posted by steelergirl at 09:45 AM on August 06
A couple of observations a couple days later: 1. Bonds homer landed among a group of fans many of whom appeared to be holding asterisks. I wonder how many of them dropped those asterisks to dive into the scrum for the ball. And I really wonder if the guy who came out of the scrum so elated to have grabbed the ball was holding an asterisk just moments earlier. Which is worse, selling your conscience or your ethics for a windfall? 2. I missed the Bonds homer because I went to the Stadium to see the A-Rod homer. My first glimpse of Bonds' shot was on SportsCenter. The way they edited him, even as they showed camera angle after camera angle, made it look like he hit the ball, reacted with no joy until he got around the bases, cold-shouldered Klesko in an awkward moment as he grabbed Nikolai and hugged him, then he blew past his teammates to greet his family in the stands. When I saw YouTube clips of the full event, that isn't at all what happened -- yes, he grabbed Nikolai first, but Klesko pretty clearly moved as a gesture to Bonds, not because he felt blown off, and Bonds immediately went over and hugged Klesko once he put Nikolai back down. He spent several minutes receiving hugs and congratulations from his coaches and teammates, who seemed genuinely joyful at the event. None of that appeared on SportsCenter that I saw. Screw you, ESPN.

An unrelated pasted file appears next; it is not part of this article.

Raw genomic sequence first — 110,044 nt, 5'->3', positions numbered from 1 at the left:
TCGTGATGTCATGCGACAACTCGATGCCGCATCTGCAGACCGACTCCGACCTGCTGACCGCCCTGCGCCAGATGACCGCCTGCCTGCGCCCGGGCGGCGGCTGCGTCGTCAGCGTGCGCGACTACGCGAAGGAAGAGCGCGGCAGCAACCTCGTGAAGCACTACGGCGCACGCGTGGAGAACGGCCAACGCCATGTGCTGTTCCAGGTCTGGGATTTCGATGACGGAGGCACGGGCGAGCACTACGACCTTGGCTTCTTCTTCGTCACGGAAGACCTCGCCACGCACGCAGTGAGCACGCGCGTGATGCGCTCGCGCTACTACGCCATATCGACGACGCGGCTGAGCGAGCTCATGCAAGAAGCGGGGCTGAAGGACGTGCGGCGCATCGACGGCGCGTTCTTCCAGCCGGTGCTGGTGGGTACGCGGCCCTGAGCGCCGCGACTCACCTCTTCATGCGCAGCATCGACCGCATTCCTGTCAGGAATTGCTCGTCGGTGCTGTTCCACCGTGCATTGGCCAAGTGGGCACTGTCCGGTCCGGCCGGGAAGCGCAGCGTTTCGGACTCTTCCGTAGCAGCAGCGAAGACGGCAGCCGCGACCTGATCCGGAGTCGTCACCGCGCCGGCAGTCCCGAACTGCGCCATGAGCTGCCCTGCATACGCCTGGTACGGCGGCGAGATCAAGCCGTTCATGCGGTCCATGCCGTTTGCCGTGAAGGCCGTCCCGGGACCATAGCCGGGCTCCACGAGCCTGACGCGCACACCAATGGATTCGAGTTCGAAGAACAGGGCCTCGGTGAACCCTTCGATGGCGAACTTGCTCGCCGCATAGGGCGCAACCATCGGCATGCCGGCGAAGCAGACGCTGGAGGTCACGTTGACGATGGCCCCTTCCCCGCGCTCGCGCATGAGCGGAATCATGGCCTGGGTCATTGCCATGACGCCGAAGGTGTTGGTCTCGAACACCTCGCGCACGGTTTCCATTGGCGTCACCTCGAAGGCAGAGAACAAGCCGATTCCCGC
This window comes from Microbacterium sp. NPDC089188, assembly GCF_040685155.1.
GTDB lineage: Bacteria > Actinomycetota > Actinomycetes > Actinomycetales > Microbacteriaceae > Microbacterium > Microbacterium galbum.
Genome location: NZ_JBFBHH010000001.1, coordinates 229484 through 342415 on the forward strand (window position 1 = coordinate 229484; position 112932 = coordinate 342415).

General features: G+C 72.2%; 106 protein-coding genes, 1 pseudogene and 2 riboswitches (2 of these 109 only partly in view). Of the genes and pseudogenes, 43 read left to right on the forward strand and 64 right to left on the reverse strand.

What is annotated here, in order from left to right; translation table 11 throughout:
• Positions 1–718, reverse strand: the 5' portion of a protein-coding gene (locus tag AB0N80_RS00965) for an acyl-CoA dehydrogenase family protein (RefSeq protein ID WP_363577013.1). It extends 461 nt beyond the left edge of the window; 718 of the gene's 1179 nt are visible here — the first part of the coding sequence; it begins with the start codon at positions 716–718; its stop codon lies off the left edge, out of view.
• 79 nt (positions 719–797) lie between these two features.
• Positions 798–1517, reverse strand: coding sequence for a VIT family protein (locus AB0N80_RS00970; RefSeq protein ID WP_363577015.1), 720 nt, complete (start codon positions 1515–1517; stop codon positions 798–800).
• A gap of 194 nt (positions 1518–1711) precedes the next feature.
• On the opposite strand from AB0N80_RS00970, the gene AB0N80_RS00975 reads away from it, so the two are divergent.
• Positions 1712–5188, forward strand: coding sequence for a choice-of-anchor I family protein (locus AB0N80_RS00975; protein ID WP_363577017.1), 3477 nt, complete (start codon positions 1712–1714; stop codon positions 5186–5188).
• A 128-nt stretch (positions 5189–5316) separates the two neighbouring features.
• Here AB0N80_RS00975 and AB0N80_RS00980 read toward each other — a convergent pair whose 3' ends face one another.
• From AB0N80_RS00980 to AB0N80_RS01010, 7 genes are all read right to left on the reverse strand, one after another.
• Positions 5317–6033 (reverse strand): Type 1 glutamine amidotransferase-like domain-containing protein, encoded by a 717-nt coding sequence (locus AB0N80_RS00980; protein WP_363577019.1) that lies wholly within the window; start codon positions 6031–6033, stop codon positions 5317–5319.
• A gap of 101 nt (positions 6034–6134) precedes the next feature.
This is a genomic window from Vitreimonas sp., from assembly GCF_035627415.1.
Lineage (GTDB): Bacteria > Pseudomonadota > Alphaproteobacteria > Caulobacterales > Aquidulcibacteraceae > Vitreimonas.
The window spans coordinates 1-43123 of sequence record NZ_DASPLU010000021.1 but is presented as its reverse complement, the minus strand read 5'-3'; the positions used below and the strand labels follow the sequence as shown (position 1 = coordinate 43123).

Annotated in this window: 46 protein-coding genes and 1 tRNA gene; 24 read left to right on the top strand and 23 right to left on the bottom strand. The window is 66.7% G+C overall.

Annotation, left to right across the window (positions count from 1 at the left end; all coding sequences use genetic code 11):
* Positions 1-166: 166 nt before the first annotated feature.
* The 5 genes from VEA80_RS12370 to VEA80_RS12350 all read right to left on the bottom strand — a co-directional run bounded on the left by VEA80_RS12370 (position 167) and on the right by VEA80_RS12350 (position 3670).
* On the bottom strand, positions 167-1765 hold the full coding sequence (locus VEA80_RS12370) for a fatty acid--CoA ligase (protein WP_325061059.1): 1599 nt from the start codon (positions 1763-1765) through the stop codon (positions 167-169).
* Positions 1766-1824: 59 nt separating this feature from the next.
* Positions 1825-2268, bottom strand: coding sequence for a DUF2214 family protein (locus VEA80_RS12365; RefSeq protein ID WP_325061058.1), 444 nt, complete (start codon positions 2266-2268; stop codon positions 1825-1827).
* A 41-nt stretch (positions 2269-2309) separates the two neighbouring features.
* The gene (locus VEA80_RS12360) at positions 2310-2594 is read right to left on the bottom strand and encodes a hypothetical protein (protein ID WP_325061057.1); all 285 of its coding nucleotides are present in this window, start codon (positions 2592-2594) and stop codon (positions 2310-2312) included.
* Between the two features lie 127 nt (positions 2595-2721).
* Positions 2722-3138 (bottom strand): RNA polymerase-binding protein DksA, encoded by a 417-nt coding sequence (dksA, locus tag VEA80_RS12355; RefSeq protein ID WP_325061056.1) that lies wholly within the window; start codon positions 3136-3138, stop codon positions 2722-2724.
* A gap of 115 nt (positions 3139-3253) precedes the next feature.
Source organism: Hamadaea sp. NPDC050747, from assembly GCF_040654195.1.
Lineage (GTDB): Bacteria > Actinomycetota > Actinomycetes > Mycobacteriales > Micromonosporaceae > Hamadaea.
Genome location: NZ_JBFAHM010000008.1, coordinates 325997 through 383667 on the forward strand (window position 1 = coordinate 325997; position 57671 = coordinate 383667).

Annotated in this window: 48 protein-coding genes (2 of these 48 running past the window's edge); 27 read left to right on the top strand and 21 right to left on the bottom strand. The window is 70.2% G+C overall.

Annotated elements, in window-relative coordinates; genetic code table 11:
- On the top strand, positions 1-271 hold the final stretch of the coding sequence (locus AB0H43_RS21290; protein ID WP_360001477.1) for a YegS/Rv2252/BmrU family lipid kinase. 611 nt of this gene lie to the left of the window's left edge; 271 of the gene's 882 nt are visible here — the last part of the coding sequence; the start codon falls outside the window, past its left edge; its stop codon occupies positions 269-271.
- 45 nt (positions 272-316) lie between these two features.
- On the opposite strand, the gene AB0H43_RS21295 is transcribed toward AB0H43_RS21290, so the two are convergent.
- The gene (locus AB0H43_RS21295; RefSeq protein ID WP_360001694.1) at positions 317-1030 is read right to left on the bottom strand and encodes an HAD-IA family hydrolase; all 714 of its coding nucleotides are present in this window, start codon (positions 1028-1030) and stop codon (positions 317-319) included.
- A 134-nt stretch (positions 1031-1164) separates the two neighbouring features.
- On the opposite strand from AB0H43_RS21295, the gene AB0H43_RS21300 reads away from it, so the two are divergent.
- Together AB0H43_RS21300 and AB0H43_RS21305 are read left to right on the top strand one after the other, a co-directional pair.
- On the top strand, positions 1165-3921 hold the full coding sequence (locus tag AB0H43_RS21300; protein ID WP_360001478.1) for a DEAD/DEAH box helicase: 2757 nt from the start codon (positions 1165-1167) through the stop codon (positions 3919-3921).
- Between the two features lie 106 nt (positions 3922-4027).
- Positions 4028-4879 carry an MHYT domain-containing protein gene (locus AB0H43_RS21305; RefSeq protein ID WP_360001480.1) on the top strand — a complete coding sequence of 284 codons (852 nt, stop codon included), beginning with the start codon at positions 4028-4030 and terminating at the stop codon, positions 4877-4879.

posted by The Crafty Sousepaw at 10:27 AM on August 06
I don't care what steriod you're on; if don't have the swing and the eye you're not going to may contact. Bonds didn't break the contact record, he broke the homerun record. It takes contact & POWER to hit a home run. If you think steroids don't help with this then you are just delusional. It was the steroid era. The fact that the pitcher he hit 755 against had been busted in the past for doing steroids speaks volumes. Bonds wasn't the only steroid user, not by a long shot. Since when do two, twenty, or a hundred wrongs make a right? I mean if steroids make you superman and Clay Hensley did steroids why are people hitting home runs off of him? People hit homeruns off the best of pitchers, even that Cy Young guy you mentioned. Being from Pittsburgh, I have hated Bonds since the moment he left town. He only made it easier as his career progressed. In general, it is hard to deny or ignore his use of steroids. But, that being said, I am glad that I got to see him tie the record and I look forward to seeing him break it. Not because I am a fan of Barry Bonds, but because I am a fan of baseball (even in Pittsburgh). I can also say this: I can't wait till A-Rod breaks Barry's record (I can't believe I have to root for a Yankee).